Now I have to hold my hands up and admit that when I first watched this back in the early days of Tokyo Fox (that’s 2006 by the way!) I said that “I actually quite enjoyed it despite being an overlong Hollywood film (albeit one full of amazing battle scenes) overflowing with cliches.” I gave it an incredible 7/10 rating at that time but I wasn’t exactly a regular watcher of films then not that it means I’m an expert now that I do watch more than the average person!
As a British person, one of the main gripes I have with this film is the lack of the letter U in the title’s second word! If that was the only problem I had then the film’s producers would no doubt be delighted. However, there are quite a few other flaws in this ‘Titanic‘ of the skies-style epic.
One of them (as referenced in the opening paragraph) is it’s duration. No movie ever really needs to be over three hours long. I’d actually forgotten about it’s length when I re-watched it earlier this year. I was most surprised when my DVD suddenly stopped after two hours plus and displayed the word intermission. I had just got rid of a load of disc 2’s (usually just bonus material) from my collection so was quite relieved to discover that I did still have the second disc of this film. Let’s be honest, it really wouldn’t have been too difficult to watch the remaining hour or so if I had got rid of it!
Warning: Contains Spoilers!
It may have been 183 minutes long yet the first third seems quite rushed in a way as Rafe McCawley (Ben Affleck) is shot down in battle and is presumed dead. His lover Evelyn Johnson (Kate Beckinsale) grieves for him with help from his best friend Danny Walker (Josh Hartnett). They end up falling for each other and getting it on before Rafe miraculously returns, and all that is in the first hour! Maybe I’ve been corrupted by seeing too many Nicholas Sparks novels turned into films than is healthy but I have to say that I didn’t mind this part.
They try to show too much and at times one has to wonder what kind of movie it is. Is it a love story or an action biopic? I’m not sure the producers knew as they tried to cram too much in and ultimately failed to blend the plot pieces together in a clever fashion. Instead it feels like a different film when the Imperial Japanese Navy’s attack on Pearl Harbor begins in the film’s second third.
This segment was quite impressive and exactly what you’d expect from a director like Michael Bay. His break-neck directing style perhaps works better for these scenes than on the rest of the film. Impressive stuff maybe but this 40 minute battle sequence failed to have me entranced. This was where much of the film’s substantial budget was blown and it was hard for me to watch it in the present and not just think about money being thrown against the screen.
The film got panned by the critics as it didn’t go into enough detail about the war strategy of the USA and Japan but films like that have rarely, if ever, been too interesting in the past so they actually got it right here by focusing on the love triangle. However, changing events and facts in a desperate attempt to fit the love story in didn’t really work for the director trying desperately to mix it all with a vital historical occurrence to make it interesting and appealing to a large audience.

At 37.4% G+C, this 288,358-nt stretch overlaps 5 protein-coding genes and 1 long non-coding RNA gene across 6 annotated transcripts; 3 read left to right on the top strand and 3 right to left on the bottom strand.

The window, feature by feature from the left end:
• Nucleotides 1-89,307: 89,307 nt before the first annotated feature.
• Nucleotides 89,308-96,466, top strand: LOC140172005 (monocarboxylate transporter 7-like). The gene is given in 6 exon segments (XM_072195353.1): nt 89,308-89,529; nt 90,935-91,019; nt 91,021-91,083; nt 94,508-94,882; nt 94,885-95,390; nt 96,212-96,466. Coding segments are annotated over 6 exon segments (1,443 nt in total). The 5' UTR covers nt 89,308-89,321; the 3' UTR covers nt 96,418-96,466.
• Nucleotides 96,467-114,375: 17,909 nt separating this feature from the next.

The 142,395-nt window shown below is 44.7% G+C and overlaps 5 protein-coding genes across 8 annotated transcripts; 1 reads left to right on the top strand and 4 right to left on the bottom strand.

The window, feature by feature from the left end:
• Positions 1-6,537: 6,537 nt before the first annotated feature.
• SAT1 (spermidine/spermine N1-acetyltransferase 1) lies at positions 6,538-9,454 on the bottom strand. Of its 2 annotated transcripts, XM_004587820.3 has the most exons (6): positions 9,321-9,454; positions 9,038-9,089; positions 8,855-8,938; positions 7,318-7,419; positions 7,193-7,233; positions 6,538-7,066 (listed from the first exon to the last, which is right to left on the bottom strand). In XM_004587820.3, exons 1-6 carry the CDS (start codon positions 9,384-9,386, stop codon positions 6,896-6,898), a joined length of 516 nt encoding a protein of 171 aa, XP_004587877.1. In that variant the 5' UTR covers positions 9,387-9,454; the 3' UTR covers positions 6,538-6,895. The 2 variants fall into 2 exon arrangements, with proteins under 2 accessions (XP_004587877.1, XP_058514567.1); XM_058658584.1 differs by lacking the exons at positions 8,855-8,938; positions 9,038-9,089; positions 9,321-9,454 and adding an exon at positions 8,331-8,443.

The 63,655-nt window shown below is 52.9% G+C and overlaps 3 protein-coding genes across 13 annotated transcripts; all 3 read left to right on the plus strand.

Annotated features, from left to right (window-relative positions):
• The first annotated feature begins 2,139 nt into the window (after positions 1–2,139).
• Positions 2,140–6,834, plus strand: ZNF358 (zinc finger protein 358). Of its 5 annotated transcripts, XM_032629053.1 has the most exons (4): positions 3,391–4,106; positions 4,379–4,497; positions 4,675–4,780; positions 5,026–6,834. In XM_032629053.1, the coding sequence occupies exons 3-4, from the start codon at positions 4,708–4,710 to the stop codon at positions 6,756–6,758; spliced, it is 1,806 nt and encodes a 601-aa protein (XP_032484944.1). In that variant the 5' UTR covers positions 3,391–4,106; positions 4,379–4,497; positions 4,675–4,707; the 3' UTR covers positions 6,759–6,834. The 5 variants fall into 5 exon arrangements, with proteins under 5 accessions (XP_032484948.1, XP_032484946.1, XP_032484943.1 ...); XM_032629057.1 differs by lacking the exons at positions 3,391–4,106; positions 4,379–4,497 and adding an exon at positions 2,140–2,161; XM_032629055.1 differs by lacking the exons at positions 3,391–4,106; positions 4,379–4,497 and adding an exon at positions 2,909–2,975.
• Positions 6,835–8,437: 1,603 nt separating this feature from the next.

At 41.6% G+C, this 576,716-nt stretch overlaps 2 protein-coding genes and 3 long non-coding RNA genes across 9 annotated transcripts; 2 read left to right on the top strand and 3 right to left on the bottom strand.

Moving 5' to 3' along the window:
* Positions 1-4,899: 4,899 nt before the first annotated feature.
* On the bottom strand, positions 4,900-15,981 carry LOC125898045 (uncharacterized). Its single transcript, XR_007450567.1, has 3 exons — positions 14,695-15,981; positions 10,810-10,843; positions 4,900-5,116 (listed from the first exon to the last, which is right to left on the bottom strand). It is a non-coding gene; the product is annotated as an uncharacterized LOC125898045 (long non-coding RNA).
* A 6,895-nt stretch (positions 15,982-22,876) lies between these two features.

I can’t pretend that I am overly aware of the events of Pearl Harbor but it’s fairly common knowledge that there were many inaccuracies in this film. ‘Tora! Tora! Tora!‘ (1970) does a much better job of it and is no doubt the cooler WWII film to like as this one has probably been given too much Hollywood flavour added it to by way of incredibly cheesy dialogue and seeing things principally from the American point of view.
It’s not the usual type of music I like to listen to but I do like the Faith Hill song ‘There You’ll Be‘ which is played as the closing credits begin to roll. However, I’m not really a fan of pop music being in films. That is of course dependant on the type of movie and I just feel a more sombre reflective score would be a more appropriate way of accompanying the initial end credits.
The rest of the soundtrack composed by Hans Zimmer was fine but there were a few repetitive chords throughout which did remind me of ‘Champions‘ by Carl Davis from the ITV series ‘The World At War‘ (1973) but perhaps more famed for being used by the BBC for their Grand National horse racing coverage in the past.
The underlying problem with ‘Pearl Harbor‘ is that it just has no heart, and exists purely to make money and replicate the success of ‘Titanic‘ (1999). The easy retort that I used to hear was that a bomb should be dropped on this movie but that’s a tad harsh. The whole is not greater than the sum of its parts and for that reason it all comes across as nothing more than average.
Tokyo Fox Rating 5/10